When modeling default rate (PD), this takes the following form:

log-odds(PD) = lifecycle(age) + credit risk(vintage) + environment(date) (4)

Age is the age of the vintage. Vintage is the origination date. The lifecycle is also known as the hazard function or the loss timing function. Credit risk measures the relative risk of each vintage. Environment captures macroeconomic impacts and account management changes through time.

The lifecycle, environment, and vintage functions can be represented with splines or nonparametrically. The coefficients for those functions are typically estimated with logistic regression or with a Bayesian estimator [31]. To obtain a solution, a constraint must be set on the linear trends, as described in the APC literature [22].

Macroeconomic scenarios are used to project the future value of the environment function, which is then combined with the vintage and lifecycle functions to produce monthly forecasts for each vintage. The lifetime loss forecast sums across both vintages and calendar date to the end of the loans’ terms or until the outstanding balances reach zero.

3.4 State Transition

State transition models are the loan-level equivalent of roll rate models. Rather than modeling aggregate movements between delinquency states, the probability of transition is computed for each account. The states considered are current, delinquent up to a maximum of six months delinquent, charge-off, and pay-off. Account transition probabilities are modeled rather than the dollar transitions in the roll rate model.

They derive from Markov models, though in practice they may not satisfy the Markov criteria that no history other than the current state is used in the model. They were used first and most heavily for corporate ratings and commercial lending, where most of the literature is still to be found [24, 35, 33]. However, they are often used for retail lending, most often for mortgages [32, 2]. The method used here is most like that of Berteloot, et. al. [3].

For modeling, a recommended approach would be to create a multinomial regression model from each non-terminal state, predicting all of the other states the account can transition to. The regression model would consider external macroeconomic drivers as well as internal factors for the accounts, such as FICO, loan-to-value (LTV), etc. Functions of age may also be included in order to capture lifecycle effects.

To make forecasts, if the input variables to the transition probability models satisfy the Markov condition of having no memory prior to the current state, then the forecasts may be created via a series of matrix multiplies as in the Markov chain approach. However, if the input factors do have memory, such as number of times delinquent in the previous six months (a common predictive factor), then a Monte Carlo approach must be applied to a sample of the accounts to simulate possible portfolio performance. At each time step each account is assigned a specific state based upon the probability of that transition and a drawn random number.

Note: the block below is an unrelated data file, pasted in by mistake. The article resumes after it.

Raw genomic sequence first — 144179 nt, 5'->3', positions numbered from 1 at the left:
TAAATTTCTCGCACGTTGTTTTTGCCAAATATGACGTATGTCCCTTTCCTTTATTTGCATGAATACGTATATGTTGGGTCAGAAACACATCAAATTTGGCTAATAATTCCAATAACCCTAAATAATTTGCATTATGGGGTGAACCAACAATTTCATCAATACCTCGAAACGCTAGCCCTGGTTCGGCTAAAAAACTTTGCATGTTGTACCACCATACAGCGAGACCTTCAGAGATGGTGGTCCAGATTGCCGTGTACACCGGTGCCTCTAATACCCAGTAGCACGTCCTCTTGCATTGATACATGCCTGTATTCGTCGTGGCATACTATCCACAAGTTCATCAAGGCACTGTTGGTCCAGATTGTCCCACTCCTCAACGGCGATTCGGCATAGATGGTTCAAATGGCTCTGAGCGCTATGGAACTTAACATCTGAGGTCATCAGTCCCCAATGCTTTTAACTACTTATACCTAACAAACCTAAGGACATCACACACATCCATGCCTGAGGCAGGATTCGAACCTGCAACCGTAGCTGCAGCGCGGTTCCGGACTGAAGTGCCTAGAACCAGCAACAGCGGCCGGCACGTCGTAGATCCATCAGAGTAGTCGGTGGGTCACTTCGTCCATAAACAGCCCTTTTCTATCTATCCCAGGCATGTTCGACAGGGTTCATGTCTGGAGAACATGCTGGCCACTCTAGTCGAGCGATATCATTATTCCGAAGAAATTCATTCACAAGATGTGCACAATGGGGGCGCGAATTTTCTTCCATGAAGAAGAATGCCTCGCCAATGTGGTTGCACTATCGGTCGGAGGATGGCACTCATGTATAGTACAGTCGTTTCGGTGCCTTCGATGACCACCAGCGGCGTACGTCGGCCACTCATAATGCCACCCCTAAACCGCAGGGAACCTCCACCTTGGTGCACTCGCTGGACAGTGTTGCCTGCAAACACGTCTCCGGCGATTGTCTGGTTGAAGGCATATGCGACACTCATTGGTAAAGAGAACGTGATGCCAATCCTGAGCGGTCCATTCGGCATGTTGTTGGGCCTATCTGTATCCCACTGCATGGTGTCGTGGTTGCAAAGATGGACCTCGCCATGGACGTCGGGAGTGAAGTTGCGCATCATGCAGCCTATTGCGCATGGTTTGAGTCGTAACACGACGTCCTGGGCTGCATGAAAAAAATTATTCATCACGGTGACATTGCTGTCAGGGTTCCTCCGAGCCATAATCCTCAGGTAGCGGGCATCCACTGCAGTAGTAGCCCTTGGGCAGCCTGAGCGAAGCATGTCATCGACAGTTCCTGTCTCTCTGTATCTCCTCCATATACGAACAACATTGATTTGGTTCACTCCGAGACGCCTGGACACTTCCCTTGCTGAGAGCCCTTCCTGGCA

In all cases the probabilities are functions of time, because the macroeconomic scenarios will change with time using the same mean-reverting scenarios described earlier. The accounts will be simulated until they reach a terminal state such as charge-off or pay-off, or they reach the end of term.

EAD and LGD are modeled separately as functions of the age of the loan to capture balance pay-down with time.

3.5 Multihorizon Discrete Time Survival Model

Conceptually, discrete time survival models are the loan-level enhancement to vintage models, usually with the implication of creating loan-level models with scoring attributes. They did not evolve from survival models, but the relationship is fair. Because lending performance data is generally recorded in monthly increments, the discrete time approach is appropriate, in which case a discrete time survival model is identical to logistic regression with a hazard function as a fixed input.

For the present study, the lifecycle and macroeconomic correlations from the APC vintage model estimation are used as fixed inputs to a logistic regression panel data model with scoring attributes. This two-step process is done to avoid multicolinearity problems when trying to estimate everything simultaneously. PD, PA, and EAD are estimated with this process.

Separate origination and behavioral models are built, the former using only factors available at origination and the latter using both origination factors and behavioral factors such as recent delinquency. The multihorizon aspect comes from the fact that a separate regression is estimated for each forecast horizon. This is done because the coefficients for delinquency are highly nonlinear with forecast horizon. However, by horizon 12, the coefficients stabilize and can be used for all future values. Because any delinquent account will have either cured or charged-off within six to twelve months, the remainder of the forecast is dominated by persistent factors like FICO score and LTV.